Preparing fresh crabs for a stew or gumbo.
Click on the pictures with borders to see a larger image.
I take fresh crabs and ice them down real good just until they're too
cold to move, but still alive. You can also scald them if you
Remove the top shell, lungs and intestines. Break away the mouth and
bottom side apron. Break the claws off. Keep them iced up.
Here are several crabs ready to be cleaned.
Now get your fish skinner out to do some clipping.
clip the legs off. Using the fish skinner allows for a nice clean cut.
Trying to pull the legs off many times leaves you with a hunk of meat left
on the leg.
Now clip away the crowns of the shell. The crown is the part that stands
the highest if you were to lay the crab down on its belly. It's just a
small piece of shell but takes up space in the pot (and we don't want that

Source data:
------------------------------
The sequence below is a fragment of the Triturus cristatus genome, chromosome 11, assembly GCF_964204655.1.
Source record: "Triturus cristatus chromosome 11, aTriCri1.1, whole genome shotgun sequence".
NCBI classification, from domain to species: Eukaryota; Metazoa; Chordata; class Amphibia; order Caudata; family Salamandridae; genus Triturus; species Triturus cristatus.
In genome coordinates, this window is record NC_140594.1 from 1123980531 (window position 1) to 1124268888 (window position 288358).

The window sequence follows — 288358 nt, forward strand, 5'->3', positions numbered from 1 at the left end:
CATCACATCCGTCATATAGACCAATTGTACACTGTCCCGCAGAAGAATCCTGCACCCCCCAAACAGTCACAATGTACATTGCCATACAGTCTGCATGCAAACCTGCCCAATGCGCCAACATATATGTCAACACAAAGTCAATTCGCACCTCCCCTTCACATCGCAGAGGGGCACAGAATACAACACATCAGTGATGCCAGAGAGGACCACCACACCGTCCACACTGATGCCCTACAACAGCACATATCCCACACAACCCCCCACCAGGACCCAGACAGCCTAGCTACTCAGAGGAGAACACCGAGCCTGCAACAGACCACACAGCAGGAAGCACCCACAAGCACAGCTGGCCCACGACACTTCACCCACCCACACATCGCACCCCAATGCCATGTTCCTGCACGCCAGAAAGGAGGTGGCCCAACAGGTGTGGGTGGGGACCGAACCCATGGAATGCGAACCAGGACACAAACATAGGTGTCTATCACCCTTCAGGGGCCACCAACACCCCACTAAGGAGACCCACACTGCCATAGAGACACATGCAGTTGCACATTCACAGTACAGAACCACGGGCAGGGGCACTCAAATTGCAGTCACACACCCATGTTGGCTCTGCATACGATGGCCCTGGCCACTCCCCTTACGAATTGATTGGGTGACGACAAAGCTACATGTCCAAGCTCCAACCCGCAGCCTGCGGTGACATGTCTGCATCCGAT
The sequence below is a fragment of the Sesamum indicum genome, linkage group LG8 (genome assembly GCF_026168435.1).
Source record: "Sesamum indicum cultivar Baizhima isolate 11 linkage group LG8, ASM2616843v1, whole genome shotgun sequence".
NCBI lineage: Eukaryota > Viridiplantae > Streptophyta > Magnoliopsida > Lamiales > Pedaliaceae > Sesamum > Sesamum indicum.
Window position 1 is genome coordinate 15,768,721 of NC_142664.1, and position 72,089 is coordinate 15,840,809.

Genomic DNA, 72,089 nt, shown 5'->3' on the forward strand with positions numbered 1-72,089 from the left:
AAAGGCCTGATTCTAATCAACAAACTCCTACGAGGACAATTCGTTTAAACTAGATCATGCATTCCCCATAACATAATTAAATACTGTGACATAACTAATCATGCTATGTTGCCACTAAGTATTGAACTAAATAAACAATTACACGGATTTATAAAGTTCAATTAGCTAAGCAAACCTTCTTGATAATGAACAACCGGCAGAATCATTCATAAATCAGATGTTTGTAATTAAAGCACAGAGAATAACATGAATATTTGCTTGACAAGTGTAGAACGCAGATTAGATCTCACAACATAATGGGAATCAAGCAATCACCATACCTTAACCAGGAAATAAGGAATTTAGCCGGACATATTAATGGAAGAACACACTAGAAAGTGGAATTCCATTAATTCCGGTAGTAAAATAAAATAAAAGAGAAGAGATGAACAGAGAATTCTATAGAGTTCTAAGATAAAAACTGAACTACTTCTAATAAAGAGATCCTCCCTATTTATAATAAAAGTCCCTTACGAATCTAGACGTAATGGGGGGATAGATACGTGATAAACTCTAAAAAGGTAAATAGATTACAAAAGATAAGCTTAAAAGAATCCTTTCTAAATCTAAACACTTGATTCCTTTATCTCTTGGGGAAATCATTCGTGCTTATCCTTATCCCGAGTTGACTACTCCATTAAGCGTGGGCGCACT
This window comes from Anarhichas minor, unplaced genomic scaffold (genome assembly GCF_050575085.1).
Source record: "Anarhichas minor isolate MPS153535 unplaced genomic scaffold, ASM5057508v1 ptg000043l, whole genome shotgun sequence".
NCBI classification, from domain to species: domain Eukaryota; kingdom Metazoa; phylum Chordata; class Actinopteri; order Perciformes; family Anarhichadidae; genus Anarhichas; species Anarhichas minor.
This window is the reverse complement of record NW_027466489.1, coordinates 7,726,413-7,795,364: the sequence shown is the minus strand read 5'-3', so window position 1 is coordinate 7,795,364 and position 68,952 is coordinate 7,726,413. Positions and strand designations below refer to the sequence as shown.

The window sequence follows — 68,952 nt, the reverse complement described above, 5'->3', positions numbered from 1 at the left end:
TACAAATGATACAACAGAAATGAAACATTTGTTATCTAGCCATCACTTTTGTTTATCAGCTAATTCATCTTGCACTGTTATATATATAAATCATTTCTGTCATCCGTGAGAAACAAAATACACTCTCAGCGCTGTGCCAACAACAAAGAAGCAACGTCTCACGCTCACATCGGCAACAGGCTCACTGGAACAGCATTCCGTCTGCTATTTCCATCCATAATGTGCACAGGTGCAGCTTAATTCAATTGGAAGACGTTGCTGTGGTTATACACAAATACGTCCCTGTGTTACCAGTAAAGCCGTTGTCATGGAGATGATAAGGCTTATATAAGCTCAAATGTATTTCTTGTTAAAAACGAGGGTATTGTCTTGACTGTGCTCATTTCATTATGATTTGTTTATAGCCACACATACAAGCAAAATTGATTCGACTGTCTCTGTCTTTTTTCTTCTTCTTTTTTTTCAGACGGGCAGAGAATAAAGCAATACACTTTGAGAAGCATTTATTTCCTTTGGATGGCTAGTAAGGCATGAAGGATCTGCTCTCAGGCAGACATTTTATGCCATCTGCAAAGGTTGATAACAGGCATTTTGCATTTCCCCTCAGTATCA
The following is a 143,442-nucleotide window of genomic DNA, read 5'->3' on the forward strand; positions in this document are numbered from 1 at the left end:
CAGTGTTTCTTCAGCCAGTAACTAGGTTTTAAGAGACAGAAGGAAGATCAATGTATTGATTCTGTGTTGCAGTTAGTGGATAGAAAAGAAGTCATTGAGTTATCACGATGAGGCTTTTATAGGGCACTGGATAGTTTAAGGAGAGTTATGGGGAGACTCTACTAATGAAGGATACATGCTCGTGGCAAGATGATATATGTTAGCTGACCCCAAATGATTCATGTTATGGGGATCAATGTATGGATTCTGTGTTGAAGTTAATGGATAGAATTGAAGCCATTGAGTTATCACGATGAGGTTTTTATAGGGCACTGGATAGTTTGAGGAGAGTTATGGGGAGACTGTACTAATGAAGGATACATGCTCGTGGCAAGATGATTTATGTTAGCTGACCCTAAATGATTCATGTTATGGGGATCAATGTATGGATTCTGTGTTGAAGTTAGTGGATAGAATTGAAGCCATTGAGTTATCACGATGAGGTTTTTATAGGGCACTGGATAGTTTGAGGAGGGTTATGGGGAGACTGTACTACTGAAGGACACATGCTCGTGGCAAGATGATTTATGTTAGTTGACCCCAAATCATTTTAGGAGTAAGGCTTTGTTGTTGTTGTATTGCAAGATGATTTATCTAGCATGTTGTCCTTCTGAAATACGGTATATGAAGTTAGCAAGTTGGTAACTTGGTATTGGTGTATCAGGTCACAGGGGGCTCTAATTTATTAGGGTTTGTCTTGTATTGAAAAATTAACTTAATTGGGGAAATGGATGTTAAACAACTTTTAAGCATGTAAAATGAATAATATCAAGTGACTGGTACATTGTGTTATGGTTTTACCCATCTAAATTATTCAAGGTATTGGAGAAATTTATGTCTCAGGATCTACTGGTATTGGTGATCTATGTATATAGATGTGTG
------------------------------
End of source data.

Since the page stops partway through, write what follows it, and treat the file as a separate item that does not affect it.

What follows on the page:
Next take the skinner and clip away an upside down "V" shape in the shell
where the mouth was. There's a reason for this that I'll explain
Here's what it looks like when it's clipped away.
Now you should have crab bodies and claws.
next step is cleaning the shells to remove any dirt. Use an old toothbrush
(I keep one handy just for this purpose) and scrub the crab body and claws
to remove as much dirt as possible.
Once that process is complete break the larger crabs in half by folding
them inward and then back. Notice how easy they break apart because you
clipped away the "V" in the shell earlier. The piece you clipped
away is probably the hardest piece of the shell on the body.
the claws in two at the joint.
That's it, you're done
They're ready for the stew or gumbo.
To freeze them put them in a labeled zip lock bag and cover with water.
Get all the air out. Handle the bag carefully because there are many shell
barbs that will pop the bag.